The bigger issue here is, to me, that when we can't access our neighbors with food, then farming just dries up. The fact is that all these hurdles that prohibit local food commerce keep what would be millions of dollars circulating in the rural local economy are therefore denied to the local economy. So farmers go out of business and sell to developers.
If you want government food, go to the supermarket and buy government food. But for those who want to have a relationship with their food, and the accountability that inherently comes with voluntarily and informatively opting out of the supermarket to go ask around, smell around, sniff around, look around and opt out of the government food system, they ought to have that right.
How much evil throughout history could have been avoided had people exercised their moral acuity with convictional courage and said to the powers that be, 'No, I will not. This is wrong, and I don't care if you fire me, shoot me, pass me over for promotion, or call my mother, I will not participate in this unsavory activity.' Wouldn't world history be rewritten if just a few people had actually acted like individual free agents rather than mindless lemmings?
On a grander scale, when a society segregates itself, the consequences affect the economy, the emotions, and the ecology. That's one reason why it's easy for pro-lifers to eat factory-raised animals that disrespect everything sacred about creation. And that is why it's easy for rabid environmentalists to hate chainsaws even though they snuggle into a mattress supported by a black walnut bedstead.
A farm includes the passion of the farmer's heart, the interest of the farm's customers, the biological activity in the soil, the pleasantness of the air about the farm -- it's everything touching, emanating from, and supplying that piece of landscape. A farm is virtually a living organism. The tragedy of our time is that cultural philosophies and market realities are squeezing life's vitality out of most farms. And that is why the average farmer is now 60 years old. Serfdom just doesn't attract the best and brightest.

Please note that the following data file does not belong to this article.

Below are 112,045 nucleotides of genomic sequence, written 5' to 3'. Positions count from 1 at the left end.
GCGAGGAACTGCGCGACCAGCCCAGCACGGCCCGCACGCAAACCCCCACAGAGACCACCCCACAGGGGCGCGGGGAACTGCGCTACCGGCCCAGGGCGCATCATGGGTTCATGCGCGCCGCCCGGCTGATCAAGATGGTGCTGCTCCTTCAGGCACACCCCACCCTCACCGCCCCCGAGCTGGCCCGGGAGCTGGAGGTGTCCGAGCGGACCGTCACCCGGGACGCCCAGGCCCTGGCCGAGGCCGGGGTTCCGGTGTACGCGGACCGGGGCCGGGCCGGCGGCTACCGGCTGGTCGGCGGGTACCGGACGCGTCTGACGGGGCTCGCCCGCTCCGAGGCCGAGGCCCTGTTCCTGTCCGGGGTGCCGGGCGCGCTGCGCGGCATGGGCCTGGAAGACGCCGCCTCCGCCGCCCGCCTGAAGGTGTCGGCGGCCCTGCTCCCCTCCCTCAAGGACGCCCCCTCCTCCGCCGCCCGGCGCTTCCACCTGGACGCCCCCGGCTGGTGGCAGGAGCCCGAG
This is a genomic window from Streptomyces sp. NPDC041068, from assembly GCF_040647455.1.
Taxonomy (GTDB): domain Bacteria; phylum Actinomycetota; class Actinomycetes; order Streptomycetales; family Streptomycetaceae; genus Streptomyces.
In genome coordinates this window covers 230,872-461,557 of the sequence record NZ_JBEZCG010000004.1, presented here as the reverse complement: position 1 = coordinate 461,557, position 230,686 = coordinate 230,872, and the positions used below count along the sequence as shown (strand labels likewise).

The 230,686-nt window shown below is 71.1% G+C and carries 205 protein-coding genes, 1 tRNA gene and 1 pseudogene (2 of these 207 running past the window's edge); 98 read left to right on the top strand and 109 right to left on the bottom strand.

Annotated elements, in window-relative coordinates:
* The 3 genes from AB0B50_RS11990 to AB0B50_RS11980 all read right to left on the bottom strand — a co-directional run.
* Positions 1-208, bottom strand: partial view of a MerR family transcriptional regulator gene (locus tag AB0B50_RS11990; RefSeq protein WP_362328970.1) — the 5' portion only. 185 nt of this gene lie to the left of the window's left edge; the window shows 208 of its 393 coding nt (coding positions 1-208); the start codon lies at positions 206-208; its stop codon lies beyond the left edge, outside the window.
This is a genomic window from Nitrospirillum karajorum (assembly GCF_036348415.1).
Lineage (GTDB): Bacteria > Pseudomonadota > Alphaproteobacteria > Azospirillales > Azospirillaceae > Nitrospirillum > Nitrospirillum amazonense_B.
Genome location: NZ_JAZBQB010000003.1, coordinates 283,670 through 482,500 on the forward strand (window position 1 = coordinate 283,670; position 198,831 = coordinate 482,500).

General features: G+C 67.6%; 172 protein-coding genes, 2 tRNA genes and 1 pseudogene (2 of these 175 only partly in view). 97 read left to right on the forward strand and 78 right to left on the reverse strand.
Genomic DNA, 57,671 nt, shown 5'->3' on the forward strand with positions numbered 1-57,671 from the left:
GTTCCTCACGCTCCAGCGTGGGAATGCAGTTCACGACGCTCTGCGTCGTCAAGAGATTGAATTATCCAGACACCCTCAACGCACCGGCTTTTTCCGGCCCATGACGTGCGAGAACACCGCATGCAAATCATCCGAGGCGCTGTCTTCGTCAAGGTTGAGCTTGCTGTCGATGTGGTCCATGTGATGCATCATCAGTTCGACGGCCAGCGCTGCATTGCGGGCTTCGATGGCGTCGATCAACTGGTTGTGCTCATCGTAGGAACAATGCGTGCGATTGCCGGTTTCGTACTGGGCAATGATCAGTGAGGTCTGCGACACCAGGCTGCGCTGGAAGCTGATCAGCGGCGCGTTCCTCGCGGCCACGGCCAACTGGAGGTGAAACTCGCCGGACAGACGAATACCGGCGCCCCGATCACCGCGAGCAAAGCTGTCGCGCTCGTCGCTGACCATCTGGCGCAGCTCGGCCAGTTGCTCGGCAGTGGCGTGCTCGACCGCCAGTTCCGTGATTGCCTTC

A farm regulated to production of raw commodities is not a farm at all. It is a temporary blip until the land is used up, the water polluted, the neighbors nauseated, and the air unbreathable. The farmhouse, the concrete, the machinery, and outbuildings become relics of a bygone vibrancy when another family farm moves to the city financial centers for relief.
Read things you're sure will disagree with your current thinking. If you're a die-hard anti-animal person, read Meat. If you're a die-hard global warming advocate, read Glenn Beck. If you're a Rush Limbaugh fan, read James W. Loewen's Lies My Teachers Told Me. It'll do your mind good and get your heart rate up.
The first supermarket supposedly appeared on the American landscape in 1946. That is not very long ago. Until then, where was all the food? Dear folks, the food was in homes, gardens, local fields, and forests. It was near kitchens, near tables, near bedsides. It was in the pantry, the cellar, the backyard.